For one — yes, I understand the package the Hornets were receiving for Chris Paul was probably the best return they were going to get. I called that package “throwaway” players because I couldn’t think of a more fancy and concise way to say “players who were decent but weren’t going to make that team a real contender.” It’s not a great package, but it’ll do. Plus, I was purposefully trying to be inflammatory. If they had not made this trade, Chris Paul was going to leave at the end of the season anyway, and they would get nothing. Yes, I’m not a dumbass. I understand how free agency works. And this is the argument a lot of people are making. But my argument is that people are completely missing the point, and what I had assumed was supposed to be “resolved” with the new CBA.
My overriding argument is that the NBA system is still broken. Under the new CBA, while it’s supposed to help in theory, small-market teams still will not be able to retain their players and super teams will continue to be formed elsewhere. This may just be a difference in opinion, but I, for one, am not a fan of super teams, especially super teams that are formed through free agency and/or trades. Super teams formed organically, though the team’s own system and the draft, perfectly fine. But a team “forming” its own big 3 superficially just seems cheap, ironically.
However, in retrospect, after reading what I wrote last night and after thumbing through countless analysis of the non-trade, it’s not a lopsided trade — for now. The Lakers are giving up the second best center in the league and their 3rd leading scorer. That’s a hefty price, understandable. The biggest issue I have with it is what comes after. Because the Lakers were able to bank some money and keep Andrew Bynum, they still have the opportunity to pursue Dwight Howard, despite reports that Howard is going to the Nets. And reports are rumors until he’s signed a contract, so him on the Lakers is still a very real possibility. That’s what bothers me most about the trade, what it allows the Lakers to do after the fact.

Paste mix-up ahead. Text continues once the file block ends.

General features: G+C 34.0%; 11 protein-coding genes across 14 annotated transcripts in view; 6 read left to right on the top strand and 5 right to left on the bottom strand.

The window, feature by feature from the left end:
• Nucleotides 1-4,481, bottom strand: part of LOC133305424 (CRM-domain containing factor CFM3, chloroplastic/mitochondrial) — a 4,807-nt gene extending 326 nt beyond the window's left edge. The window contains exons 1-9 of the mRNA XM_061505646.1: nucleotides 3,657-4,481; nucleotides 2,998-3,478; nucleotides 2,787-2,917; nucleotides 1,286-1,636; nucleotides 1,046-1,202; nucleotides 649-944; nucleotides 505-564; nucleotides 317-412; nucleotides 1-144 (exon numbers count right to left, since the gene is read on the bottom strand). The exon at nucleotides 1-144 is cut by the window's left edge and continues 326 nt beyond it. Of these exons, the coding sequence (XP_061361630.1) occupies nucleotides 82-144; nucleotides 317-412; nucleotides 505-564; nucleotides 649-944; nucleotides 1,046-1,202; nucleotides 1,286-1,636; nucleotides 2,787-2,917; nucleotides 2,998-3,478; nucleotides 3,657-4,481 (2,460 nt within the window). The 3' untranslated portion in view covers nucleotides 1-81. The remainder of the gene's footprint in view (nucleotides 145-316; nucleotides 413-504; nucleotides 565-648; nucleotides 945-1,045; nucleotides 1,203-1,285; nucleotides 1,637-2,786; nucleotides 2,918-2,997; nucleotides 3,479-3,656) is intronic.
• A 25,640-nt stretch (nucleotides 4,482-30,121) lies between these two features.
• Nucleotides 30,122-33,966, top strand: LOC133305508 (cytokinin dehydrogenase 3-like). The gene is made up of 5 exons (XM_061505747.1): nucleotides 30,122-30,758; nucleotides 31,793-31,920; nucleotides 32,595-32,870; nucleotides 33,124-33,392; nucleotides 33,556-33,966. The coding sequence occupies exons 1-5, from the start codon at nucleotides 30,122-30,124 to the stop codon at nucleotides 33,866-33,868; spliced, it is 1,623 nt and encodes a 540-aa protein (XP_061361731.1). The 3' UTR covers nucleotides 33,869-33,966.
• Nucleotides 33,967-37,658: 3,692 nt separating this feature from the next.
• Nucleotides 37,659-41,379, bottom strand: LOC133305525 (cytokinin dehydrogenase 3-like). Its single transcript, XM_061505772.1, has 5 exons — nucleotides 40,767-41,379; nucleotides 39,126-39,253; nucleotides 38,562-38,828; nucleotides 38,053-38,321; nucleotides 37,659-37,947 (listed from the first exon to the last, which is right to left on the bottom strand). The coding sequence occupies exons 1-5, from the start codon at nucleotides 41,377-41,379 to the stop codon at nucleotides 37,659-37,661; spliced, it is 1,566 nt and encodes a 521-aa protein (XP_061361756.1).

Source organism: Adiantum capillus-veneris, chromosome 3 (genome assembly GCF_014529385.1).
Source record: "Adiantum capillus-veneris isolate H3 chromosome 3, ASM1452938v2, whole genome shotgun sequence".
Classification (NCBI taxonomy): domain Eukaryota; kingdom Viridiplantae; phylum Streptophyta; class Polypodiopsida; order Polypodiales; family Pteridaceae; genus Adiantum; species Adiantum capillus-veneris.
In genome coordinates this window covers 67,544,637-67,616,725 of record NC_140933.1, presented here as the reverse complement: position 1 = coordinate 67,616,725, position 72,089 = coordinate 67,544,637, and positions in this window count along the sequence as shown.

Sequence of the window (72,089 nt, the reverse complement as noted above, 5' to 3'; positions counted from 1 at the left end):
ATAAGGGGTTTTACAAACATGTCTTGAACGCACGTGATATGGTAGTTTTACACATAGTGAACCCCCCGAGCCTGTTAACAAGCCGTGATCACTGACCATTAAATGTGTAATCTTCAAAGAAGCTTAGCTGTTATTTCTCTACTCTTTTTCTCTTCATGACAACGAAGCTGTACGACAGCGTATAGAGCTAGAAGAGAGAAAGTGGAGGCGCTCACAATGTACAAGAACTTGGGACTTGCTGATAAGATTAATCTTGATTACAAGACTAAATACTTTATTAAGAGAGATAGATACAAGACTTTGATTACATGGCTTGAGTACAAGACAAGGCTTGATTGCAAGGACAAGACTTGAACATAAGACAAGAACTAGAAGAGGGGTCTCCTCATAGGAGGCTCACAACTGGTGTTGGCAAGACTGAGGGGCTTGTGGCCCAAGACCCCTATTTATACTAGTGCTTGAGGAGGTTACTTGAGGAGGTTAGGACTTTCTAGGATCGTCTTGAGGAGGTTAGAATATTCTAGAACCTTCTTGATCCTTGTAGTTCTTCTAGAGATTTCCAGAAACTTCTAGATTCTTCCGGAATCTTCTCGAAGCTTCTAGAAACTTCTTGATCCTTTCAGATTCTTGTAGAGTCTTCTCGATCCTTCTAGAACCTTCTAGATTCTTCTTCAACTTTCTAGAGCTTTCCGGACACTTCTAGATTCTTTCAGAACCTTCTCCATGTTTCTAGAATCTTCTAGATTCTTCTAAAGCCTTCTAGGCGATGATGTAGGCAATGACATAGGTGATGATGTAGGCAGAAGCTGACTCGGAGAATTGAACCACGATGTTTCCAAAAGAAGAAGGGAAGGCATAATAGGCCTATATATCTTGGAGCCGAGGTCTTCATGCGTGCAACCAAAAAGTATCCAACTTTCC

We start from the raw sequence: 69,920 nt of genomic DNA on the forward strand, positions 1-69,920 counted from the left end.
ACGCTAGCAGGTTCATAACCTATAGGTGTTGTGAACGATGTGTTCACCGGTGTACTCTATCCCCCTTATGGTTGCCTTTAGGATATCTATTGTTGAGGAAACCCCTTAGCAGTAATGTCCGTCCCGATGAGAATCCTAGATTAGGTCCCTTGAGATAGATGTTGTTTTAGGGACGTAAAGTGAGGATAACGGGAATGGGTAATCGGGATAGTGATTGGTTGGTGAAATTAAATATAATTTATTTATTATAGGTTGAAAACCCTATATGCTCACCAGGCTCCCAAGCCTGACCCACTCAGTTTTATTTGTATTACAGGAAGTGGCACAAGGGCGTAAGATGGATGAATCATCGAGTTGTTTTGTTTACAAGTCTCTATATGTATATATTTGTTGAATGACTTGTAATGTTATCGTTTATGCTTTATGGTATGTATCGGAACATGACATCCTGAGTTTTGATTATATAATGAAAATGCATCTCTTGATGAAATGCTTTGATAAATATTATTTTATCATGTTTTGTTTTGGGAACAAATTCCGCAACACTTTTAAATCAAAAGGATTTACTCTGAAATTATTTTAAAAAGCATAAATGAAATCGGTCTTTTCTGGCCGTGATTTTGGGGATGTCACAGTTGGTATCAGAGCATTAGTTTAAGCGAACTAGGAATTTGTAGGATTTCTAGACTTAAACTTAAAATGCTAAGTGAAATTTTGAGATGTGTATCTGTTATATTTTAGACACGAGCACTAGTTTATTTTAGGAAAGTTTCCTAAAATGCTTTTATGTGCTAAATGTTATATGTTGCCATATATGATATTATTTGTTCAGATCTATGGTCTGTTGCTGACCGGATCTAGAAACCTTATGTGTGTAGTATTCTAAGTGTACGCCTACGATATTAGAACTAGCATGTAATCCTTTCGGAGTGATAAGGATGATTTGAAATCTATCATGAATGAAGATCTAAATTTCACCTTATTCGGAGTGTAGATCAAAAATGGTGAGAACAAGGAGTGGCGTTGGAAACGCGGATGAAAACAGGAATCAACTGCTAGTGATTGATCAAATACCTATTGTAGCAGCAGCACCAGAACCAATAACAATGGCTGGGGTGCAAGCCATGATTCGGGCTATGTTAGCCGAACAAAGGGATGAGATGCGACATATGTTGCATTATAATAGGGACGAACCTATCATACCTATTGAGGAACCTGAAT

If I were being completely honest, the owners should have not vetoed the trade. It’s not the Hornets/Lakers/Rockets fault they know how to expose the system. All this nonsense can occur because the CBA still sucks. And if all 29 of those owners who own the Hornets didn’t want this trade to happen, then they should have never ratified the CBA in the first place. Plain and simple. Even if that meant losing a season. Oh well.
This fiasco just makes all sides look absolutely moronic. I’m still in awe that I’ve churned out over 1300 words about a league I stopped caring about a couple of years ago. Who’s the real moron here?